SBF knew of FTX/Alameda liability months before collapse, witness says
Sam Bankman-Fried knew that billions of dollars in customer funds were owed to FTX by its sister trading firm months before the crypto exchange collapsed in November, a witness in his criminal trial testified Thursday.
Driving the news: Adam Yedidia, a former FTX developer who went to MIT with Bankman-Fried, told the court that he confronted SBF shortly after patching an error in the company's software code in June 2022.
- Before the patch, the accounting incorrectly showed a $16 billion liability, twice that of the actual $8.7 billion deficit.
Catch up fast: The issue underscores how FTX and Alameda handled customer deposits.
- Some FTX customers deposited fiat for their exchange account by wiring money to an Alameda-owned bank account.
- FTX tracked how much Alameda owed to FTX customers through an internal database.
- Before processes were automated, customer deposits were handled manually on the back-end and tallied.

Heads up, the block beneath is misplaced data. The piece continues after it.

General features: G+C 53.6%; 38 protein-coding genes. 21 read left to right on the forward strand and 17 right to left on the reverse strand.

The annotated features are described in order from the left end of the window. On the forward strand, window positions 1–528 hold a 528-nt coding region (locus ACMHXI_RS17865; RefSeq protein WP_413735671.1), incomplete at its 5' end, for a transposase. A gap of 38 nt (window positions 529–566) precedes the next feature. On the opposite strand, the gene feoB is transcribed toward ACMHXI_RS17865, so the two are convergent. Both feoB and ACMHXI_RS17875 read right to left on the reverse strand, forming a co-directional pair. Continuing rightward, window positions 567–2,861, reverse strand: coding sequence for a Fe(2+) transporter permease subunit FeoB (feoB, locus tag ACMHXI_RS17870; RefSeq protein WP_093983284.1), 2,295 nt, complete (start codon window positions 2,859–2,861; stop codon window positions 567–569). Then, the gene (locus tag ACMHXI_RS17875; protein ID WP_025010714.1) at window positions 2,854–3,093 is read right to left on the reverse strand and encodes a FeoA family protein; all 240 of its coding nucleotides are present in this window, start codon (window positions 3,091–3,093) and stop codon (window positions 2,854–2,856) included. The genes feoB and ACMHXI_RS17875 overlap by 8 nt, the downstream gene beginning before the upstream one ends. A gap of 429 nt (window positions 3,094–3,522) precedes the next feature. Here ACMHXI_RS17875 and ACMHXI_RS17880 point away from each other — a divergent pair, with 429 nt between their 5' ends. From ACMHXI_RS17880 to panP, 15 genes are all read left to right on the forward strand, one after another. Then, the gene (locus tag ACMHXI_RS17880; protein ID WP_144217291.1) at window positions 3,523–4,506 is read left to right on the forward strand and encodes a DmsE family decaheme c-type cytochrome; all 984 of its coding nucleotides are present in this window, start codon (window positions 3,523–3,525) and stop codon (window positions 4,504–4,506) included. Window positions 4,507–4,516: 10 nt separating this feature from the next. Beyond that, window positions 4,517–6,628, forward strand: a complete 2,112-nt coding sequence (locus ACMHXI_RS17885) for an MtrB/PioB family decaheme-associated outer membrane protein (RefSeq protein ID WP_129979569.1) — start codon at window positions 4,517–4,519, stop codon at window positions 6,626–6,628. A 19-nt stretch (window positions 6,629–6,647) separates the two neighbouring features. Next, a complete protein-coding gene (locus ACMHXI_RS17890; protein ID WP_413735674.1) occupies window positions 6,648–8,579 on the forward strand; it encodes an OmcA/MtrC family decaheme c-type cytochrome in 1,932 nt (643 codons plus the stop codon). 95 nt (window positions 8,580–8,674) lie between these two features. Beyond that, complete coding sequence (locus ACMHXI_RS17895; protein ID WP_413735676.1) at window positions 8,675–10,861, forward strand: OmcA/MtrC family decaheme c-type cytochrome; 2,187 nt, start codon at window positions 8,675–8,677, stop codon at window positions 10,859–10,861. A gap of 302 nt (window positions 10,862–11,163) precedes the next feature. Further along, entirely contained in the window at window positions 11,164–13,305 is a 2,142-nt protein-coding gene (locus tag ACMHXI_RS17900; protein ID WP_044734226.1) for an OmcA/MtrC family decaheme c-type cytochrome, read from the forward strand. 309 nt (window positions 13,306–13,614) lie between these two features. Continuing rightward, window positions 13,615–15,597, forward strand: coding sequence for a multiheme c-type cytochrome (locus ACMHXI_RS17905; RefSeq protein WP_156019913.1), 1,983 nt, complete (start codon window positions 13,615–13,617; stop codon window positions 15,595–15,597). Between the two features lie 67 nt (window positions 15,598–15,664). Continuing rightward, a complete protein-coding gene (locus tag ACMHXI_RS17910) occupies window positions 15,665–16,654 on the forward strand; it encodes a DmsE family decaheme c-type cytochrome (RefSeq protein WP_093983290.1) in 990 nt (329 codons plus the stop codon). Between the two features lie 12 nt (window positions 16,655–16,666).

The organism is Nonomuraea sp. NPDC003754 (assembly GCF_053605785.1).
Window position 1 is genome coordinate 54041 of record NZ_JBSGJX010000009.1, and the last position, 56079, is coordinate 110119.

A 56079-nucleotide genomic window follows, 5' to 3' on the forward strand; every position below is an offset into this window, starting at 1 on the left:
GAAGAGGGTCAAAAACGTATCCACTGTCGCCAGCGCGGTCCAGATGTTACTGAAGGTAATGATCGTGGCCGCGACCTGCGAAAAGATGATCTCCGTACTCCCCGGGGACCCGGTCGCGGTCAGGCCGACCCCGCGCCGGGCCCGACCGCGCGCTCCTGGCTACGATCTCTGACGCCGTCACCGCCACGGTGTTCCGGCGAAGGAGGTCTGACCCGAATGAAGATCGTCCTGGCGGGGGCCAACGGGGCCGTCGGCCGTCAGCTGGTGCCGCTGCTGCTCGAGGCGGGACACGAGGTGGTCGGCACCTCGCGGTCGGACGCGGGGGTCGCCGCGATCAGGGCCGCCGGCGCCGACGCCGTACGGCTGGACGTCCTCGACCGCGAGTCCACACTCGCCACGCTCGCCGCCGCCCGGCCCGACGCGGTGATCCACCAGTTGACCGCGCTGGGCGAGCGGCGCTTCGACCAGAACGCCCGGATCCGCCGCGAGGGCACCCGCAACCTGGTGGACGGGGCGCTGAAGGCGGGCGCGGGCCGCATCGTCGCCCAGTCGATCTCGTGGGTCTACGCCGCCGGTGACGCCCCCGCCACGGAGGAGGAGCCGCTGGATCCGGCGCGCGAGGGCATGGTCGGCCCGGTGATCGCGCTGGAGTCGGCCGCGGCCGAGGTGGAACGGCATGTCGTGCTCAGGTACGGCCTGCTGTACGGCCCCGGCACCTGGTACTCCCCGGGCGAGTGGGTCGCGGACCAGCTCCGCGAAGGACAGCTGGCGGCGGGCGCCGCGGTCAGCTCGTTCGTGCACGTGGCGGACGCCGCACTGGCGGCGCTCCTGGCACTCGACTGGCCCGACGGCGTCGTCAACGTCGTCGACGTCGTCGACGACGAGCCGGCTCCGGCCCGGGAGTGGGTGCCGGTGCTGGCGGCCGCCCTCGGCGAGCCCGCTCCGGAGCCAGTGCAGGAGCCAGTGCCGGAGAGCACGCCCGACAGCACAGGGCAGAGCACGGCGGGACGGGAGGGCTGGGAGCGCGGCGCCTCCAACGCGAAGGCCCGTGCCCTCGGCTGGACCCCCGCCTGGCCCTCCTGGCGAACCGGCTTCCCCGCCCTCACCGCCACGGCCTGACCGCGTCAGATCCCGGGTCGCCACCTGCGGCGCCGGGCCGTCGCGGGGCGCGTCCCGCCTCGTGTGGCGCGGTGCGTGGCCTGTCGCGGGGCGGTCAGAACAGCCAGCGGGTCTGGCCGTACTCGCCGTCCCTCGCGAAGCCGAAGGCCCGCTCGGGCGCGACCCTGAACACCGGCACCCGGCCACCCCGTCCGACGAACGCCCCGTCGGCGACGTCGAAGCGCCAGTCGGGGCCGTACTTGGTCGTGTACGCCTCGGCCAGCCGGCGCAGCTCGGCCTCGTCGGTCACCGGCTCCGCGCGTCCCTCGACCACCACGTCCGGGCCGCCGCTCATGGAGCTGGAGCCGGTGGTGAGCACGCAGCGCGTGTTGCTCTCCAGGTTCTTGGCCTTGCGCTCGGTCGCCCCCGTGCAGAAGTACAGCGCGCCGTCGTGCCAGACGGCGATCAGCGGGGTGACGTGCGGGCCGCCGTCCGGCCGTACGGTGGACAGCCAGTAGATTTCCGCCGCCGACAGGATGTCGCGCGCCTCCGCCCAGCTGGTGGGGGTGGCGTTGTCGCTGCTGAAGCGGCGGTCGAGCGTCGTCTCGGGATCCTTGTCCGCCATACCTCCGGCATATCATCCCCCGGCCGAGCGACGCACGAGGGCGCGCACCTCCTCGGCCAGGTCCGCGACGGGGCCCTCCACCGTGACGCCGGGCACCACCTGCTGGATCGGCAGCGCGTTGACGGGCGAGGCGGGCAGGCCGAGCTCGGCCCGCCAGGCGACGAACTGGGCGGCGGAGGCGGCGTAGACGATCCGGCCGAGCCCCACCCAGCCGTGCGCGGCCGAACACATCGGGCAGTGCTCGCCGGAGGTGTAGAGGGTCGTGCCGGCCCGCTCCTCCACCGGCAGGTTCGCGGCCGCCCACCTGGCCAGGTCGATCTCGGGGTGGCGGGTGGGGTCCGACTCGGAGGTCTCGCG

Yedidia testified under an immunity order, and explained why he needed it:
- "I was concerned that as a developer at FTX I may have unwittingly written code that contributed to the commission of a crime" he said.
Of note: At one time part of SBF's inner circle, Yedidia quit and stopped talking to the FTX chief in November 2022.
- The prosecution asked why: "I learned that Alameda Research had used customer — FTX customer — deposits to pay back its loan to creditors," he said.
Zoom out: Yedidia once lived in the Bahamas penthouse called the Orchid along with then-FTX leadership Bankman-Fried, Caroline Ellison, Nishad Singh and Gary Wang.
The bottom line: Yedidia said that after patching the code he asked SBF on a paddle-ball court at the Albany, a private condo complex: "Are things okay?"
- According to Yedidia SBF responded: "We were bulletproof last year, we're not bulletproof this year."